Cities across the nation are still braced for protests Tuesday night even after former police officer Derek Chauvin was convicted in the death of George Floyd.
Jurors on April 20 found Chauvin guilty of all three counts: third-degree murder, second-degree murder, second-degree manslaughter.
Chauvin, who worked for the Minneapolis Police Department now faces up to 75 years in prison.
Jurors spent just eight hours and 20 minutes deliberating across two days.
Floyd, 46, died on May 25, 2020, after being restrained by Chauvin and two other officers. Floyd was taken into custody on suspicion of using a counterfeit bill at nearby Cup Foods but refused to be placed into a patrol car.
Floyd was restrained on the ground by Chauvin and the other officers just outside the store that had called police on him.
Video surfaced of Chauvin kneeling on Floyd’s neck and back for nine minutes and 29 seconds. Floyd complained that he couldn’t breathe and eventually stopped breathing. He was rushed by ambulance to a hospital where he was soon pronounced dead.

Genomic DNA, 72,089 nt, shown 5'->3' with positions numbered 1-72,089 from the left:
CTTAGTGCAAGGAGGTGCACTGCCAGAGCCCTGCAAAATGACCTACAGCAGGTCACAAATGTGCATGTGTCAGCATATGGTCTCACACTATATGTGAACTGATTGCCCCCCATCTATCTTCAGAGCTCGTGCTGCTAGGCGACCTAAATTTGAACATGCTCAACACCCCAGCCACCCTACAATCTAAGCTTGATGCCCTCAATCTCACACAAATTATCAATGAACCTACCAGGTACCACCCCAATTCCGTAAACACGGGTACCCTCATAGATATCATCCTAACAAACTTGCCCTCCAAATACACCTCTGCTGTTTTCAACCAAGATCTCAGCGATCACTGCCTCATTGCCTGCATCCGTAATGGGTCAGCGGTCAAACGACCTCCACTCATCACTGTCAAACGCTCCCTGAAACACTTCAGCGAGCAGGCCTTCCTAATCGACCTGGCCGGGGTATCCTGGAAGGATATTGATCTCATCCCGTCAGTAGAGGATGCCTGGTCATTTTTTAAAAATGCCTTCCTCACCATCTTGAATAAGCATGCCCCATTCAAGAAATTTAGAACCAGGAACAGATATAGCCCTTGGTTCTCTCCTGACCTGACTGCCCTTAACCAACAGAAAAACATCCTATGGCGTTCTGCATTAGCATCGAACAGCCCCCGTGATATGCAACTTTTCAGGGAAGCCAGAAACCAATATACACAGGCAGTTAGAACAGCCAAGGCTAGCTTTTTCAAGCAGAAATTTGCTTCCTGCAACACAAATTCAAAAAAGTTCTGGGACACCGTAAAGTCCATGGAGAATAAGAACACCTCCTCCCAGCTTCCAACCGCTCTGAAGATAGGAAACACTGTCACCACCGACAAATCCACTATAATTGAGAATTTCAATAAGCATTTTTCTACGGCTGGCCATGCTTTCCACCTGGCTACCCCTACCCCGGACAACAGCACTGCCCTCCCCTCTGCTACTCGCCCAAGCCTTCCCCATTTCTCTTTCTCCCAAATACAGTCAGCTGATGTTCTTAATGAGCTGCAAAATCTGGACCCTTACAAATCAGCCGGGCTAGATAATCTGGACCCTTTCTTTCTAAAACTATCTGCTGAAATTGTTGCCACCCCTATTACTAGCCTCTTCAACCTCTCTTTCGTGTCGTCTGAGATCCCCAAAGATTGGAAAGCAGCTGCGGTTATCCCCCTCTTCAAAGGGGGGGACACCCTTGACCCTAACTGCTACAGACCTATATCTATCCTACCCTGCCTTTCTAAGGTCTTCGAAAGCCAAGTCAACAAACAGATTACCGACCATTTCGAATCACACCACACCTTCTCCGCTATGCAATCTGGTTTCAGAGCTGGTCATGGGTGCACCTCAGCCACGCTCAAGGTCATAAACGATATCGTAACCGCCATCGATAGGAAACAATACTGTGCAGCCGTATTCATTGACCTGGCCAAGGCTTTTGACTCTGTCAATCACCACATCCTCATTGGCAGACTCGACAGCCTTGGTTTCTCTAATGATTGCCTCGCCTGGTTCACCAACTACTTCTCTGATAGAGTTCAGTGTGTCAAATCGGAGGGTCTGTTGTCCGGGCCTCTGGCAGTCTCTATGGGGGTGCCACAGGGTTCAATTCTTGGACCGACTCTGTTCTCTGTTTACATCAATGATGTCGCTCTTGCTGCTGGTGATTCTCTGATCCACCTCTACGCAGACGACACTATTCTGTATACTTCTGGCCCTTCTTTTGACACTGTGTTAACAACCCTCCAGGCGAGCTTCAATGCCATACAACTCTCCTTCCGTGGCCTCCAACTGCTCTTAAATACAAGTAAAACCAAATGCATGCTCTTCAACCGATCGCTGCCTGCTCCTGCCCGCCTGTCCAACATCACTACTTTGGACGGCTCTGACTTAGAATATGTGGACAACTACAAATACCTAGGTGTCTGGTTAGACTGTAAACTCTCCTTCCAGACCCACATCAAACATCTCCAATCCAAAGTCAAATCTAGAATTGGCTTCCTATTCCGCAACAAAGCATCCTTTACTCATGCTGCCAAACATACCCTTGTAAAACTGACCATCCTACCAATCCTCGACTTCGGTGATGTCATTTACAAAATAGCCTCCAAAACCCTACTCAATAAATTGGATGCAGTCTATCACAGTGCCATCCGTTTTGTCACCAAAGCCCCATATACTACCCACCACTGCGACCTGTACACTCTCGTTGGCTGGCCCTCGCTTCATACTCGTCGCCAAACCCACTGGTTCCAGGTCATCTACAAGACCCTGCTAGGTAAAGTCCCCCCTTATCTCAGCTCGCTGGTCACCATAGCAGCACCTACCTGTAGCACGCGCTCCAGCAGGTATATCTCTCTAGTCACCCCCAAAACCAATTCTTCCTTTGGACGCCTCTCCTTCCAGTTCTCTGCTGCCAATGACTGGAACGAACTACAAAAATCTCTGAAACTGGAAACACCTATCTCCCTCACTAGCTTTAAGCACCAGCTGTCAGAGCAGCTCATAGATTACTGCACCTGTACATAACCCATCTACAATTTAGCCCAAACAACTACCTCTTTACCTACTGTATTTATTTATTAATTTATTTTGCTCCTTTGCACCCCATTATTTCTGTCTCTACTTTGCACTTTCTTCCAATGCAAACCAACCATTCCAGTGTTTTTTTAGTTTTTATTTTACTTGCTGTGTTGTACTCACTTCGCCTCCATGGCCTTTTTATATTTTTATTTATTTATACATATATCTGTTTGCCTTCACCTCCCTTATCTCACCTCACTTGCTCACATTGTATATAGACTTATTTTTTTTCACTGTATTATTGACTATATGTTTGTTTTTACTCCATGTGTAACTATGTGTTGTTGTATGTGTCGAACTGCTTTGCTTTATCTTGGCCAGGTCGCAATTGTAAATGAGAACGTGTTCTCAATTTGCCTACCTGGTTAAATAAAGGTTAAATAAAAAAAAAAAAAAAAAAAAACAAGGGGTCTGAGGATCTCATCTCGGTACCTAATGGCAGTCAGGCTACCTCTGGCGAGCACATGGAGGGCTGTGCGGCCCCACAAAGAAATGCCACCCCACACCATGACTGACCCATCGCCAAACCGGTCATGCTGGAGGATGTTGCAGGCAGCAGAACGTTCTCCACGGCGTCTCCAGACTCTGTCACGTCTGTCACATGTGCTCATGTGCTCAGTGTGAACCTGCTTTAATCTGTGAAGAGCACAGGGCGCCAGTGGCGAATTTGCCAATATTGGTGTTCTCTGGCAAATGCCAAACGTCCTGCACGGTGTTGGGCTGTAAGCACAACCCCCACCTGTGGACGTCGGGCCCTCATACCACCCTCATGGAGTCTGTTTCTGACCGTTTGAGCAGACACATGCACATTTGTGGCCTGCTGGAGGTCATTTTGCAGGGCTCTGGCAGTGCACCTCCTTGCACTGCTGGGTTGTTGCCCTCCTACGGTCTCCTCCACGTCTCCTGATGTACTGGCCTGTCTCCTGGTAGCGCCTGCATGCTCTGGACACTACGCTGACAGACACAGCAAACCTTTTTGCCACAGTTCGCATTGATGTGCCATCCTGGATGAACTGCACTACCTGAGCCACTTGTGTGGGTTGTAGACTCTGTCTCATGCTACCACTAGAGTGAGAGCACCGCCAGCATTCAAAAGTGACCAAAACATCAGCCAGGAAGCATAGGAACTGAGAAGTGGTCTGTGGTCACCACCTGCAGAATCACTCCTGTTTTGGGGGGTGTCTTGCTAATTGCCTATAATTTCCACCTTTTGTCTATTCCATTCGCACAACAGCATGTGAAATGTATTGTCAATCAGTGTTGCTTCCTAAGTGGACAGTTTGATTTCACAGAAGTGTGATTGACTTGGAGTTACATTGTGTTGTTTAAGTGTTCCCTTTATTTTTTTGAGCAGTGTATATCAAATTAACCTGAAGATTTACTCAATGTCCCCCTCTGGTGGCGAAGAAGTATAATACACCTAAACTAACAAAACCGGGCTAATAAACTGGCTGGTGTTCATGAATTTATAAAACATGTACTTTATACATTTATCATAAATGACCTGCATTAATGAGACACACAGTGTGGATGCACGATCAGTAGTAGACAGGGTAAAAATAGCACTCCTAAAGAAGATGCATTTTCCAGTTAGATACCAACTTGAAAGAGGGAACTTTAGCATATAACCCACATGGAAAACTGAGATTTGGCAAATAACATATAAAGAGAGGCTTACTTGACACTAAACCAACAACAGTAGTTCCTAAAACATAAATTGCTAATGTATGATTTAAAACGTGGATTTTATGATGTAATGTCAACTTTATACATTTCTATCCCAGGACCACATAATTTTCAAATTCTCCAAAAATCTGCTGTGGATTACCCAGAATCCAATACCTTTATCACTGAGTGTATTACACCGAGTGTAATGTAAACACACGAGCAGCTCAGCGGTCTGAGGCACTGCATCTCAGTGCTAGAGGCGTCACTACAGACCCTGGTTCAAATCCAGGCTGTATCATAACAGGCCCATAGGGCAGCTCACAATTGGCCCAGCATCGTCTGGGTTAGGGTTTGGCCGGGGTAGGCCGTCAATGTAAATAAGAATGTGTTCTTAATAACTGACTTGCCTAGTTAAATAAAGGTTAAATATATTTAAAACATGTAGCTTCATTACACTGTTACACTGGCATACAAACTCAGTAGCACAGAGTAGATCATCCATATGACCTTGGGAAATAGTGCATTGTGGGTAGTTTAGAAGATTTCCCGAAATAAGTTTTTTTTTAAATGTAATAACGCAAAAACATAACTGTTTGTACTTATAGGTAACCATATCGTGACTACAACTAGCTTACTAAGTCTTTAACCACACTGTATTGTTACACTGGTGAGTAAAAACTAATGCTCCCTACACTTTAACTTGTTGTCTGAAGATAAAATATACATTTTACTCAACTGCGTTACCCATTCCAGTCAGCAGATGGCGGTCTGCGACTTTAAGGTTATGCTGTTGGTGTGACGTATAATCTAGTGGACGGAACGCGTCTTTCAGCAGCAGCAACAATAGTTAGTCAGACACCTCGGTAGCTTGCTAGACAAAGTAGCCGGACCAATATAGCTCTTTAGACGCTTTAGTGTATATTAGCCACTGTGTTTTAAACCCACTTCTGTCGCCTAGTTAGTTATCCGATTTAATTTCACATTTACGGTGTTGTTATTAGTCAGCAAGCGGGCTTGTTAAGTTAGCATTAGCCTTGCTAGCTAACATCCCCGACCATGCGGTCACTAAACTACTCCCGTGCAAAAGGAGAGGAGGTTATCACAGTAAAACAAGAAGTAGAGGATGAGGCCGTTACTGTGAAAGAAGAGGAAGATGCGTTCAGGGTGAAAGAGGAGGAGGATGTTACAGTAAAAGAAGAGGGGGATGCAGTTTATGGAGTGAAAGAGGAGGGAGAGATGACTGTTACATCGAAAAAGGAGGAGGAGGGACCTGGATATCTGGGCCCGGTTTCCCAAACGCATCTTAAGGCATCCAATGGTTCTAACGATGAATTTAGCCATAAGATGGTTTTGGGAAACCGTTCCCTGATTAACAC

Former officers Tou Thao, Thomas Lane, and Alexander Kueng are scheduled to go on trial for aiding and abetting murder charges later this year.
Floyd’s death sparked protests and riots across the country. More than 1,000 buildings were burned or otherwise damaged in Minneapolis alone during the unrest. Minnesota Gov. Tim Walz declared an emergency on April 19 because of concerns about potential fresh rioting.
During the trial, jurors heard from a series of experts who testified that Floyd died from asphyxia, or lack of oxygen.
Dr. Andrew Baker, Hennepin County medical examiner, concluded that Floyd’s death was a homicide as a result of cardiopulmonary arrest in the context of law enforcement. The fentanyl and methamphetamines detected in Floyd’s body in the autopsy, in addition to his health history, contributed to the death, the medical examiner’s office found.
“It was the stress of that interaction that tipped him over the edge given his underlying heart disease and his toxicological status,” Baker told the court.
Cities across the nation braced for riots and violence overnight. Last year, after Floyd’s death hundreds of people across the nation died as a result of shootings and arson related to the protests. National Guard troops have been called out in several cities.
In Washington, DC, the National Guard said it was activating about 250 personnel to help police with street closures in the city ahead of the verdict.
In New York City, Police Commissioner Dermot Shea told local media last week that his department, which critics said cracked down brutally on protests last spring, had been preparing for the Chauvin trial verdict and doing “a lot of work” engaging with local leaders, clergy and community organizations.
It is not known if the guilty verdict will persuade rioters to stay home.